It could be managed by one soldier and was supposed to shoot nuclear shells. Originally the plan was to produce 300,000 of these weapons. Actually; only 3,000 were produced, but the very plan was an indication of how crazy the nuclear strategists were. To think of using 300,000 small nuclear weapons That the mutual assured destruction concept has absolutely irrational conclusions was accepted by everyone, yet it was adopted as the highest wisdom and fixed by the Anti-Ballistic Missile (ABM) Treaty One of its strange logical consequences was that you need to keep some weapons vulnerable. That principle was built into the ABM Treaty. Finally, if you look at the history of the Cold War you find that the nuclear arms race was carried out separately from the conventional arms race. Both superpowers behaved as if conventional weapons were completely distinct from nuclear weapons. Actually, of course, conventional weapons could be used to destroy the nuclear arsenal, and vice versa.

We don't know why no war took place between the Soviet Union and the United States - whether it was because of or despite mutual assured destruction. Anyway, whether you believe the Soviet Union was an evil empire or not, it is gone. And the conflict between the United States and Russia is also behind us; if you look at the major economic competitors of the United States, Russia will not be on the list for a long time.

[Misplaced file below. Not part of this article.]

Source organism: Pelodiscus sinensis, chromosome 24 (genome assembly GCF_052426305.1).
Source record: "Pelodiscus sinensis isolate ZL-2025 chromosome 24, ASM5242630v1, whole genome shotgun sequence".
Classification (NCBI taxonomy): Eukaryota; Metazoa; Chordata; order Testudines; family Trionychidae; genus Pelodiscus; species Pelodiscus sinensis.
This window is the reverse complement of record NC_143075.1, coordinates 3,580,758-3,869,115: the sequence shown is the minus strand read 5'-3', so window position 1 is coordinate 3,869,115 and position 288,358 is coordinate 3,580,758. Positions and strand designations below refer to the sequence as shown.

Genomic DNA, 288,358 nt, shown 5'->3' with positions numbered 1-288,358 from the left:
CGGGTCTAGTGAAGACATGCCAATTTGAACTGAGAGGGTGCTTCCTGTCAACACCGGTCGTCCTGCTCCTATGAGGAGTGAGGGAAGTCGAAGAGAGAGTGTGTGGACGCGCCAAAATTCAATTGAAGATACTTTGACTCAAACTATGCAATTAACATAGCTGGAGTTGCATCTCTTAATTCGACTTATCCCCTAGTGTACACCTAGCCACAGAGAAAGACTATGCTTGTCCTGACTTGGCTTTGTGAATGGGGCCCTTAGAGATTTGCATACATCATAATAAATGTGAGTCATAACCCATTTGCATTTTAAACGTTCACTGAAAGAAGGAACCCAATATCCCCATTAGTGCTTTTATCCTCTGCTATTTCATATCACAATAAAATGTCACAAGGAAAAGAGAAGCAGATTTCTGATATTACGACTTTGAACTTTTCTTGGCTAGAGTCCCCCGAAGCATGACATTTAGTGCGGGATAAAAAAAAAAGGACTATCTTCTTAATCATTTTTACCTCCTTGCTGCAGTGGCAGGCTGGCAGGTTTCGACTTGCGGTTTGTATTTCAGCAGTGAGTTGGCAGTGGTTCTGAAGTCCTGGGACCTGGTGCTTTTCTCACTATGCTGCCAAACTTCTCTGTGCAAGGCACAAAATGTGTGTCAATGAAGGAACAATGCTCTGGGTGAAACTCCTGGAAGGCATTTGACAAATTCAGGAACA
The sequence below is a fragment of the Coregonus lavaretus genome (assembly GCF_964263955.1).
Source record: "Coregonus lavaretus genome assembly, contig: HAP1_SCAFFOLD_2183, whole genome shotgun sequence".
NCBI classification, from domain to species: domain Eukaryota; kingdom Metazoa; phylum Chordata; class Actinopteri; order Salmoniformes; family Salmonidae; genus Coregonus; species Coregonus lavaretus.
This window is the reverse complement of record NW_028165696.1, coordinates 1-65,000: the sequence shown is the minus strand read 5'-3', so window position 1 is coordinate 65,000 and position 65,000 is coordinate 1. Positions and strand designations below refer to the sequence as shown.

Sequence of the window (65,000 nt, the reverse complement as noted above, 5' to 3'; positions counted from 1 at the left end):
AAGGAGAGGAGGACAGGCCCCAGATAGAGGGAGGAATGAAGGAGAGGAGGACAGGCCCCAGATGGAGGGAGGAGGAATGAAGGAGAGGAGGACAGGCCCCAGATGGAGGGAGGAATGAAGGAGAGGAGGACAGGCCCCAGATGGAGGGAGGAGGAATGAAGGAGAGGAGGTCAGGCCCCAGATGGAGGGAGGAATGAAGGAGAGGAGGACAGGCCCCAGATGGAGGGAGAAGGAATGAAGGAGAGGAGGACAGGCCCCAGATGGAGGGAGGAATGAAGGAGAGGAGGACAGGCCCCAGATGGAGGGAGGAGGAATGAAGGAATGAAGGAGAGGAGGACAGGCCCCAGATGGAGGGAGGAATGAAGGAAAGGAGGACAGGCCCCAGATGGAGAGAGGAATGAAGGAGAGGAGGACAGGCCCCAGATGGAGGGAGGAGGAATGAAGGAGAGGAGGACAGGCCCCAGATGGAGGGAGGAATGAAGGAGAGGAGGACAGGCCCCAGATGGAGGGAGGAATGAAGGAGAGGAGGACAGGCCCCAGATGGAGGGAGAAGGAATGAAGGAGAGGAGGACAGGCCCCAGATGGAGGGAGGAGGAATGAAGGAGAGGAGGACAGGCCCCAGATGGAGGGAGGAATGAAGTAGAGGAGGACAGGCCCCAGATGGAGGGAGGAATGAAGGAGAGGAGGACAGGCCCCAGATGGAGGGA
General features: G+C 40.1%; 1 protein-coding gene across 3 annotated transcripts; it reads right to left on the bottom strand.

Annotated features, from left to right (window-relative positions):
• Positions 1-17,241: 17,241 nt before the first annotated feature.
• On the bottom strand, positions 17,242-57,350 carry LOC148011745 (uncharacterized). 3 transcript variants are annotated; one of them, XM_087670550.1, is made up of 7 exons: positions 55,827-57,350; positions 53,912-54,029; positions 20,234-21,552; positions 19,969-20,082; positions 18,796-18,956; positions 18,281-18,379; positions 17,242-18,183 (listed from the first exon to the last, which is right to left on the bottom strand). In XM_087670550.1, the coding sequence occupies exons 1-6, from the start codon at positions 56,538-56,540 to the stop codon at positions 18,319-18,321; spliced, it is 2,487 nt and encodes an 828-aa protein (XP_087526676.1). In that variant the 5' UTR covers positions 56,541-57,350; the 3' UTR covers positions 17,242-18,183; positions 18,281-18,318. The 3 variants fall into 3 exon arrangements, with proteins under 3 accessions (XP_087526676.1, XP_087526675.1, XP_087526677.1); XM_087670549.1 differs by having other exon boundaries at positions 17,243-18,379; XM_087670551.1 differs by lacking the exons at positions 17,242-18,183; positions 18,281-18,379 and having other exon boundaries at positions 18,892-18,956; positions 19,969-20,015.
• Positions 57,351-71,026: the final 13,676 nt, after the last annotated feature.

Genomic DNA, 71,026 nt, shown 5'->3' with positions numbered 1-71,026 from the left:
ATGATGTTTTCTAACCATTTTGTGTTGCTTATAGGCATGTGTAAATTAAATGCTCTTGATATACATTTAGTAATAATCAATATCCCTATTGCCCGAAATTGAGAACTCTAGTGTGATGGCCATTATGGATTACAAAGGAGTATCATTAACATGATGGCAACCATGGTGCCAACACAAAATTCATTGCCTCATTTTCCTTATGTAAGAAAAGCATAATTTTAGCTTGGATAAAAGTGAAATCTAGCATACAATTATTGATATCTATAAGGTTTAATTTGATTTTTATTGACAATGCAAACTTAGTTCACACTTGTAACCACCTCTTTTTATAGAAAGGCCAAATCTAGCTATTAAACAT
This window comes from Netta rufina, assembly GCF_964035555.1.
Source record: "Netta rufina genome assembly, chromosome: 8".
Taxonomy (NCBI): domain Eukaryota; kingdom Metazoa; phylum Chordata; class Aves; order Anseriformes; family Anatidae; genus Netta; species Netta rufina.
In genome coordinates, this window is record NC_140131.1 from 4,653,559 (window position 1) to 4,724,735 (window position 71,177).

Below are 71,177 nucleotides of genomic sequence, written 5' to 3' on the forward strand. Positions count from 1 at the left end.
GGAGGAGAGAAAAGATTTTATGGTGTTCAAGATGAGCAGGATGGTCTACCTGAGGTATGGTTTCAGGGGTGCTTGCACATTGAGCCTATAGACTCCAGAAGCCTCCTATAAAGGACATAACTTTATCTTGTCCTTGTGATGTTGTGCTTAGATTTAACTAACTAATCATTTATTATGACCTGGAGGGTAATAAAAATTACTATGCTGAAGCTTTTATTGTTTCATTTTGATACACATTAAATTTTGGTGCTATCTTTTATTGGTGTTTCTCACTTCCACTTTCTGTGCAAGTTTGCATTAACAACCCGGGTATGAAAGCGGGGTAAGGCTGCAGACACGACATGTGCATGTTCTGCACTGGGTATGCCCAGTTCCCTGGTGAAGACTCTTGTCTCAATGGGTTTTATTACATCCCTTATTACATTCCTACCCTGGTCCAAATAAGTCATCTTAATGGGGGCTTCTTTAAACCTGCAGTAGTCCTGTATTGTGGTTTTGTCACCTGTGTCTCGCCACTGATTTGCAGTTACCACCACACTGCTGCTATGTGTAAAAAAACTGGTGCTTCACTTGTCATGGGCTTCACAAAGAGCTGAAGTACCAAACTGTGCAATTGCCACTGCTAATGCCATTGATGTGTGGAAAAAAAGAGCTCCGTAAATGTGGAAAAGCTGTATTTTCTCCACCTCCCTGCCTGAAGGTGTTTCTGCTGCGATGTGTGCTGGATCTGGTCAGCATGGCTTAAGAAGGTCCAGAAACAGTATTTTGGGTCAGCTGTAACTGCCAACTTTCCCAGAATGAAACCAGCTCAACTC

Nevertheless, we still maintain the whole system of mutual assured destruction. Neither side is seriously reconsidering why we are doing it. It is not a healthy relationship. If adopted, START III agreements will reduce the number of weapons, but even this is only a numerical difference. Any agreement to de-target the weapons is only a gimmick because they can probably be retargeted within about 60 to 90 seconds.

Is there any rational basis for maintaining mutual assured destruction? Usually when you ask this question, you are given an answer that was typical of the Cold War: "Because we have the capability, which cannot be dis-invented." On that reasoning, we are doomed to continue forever on an irrational course. A few years ago Clinton and Yeltsin proclaimed that there was a partnership between Russia and the United States. This declaration has had no effect -probably because a strategic partnership is simply incompatible with mutual assured destruction.


But another challenge is arising from the bottom, against the hypocrisy of the unequal strategic stability regime. Some countries are building "bombs in the basement" and a few months ago India and Pakistan exploded such nuclear devices. I had expected that the hierarchy of the Cold War would indefinitely; but now we have a new dilemma. To permit the entry of India and Pakistan into the NPT would make a joke of treaty. On the other hand, not to admit them would make a joke of the situation because it would seem to pretend that nothing had happened.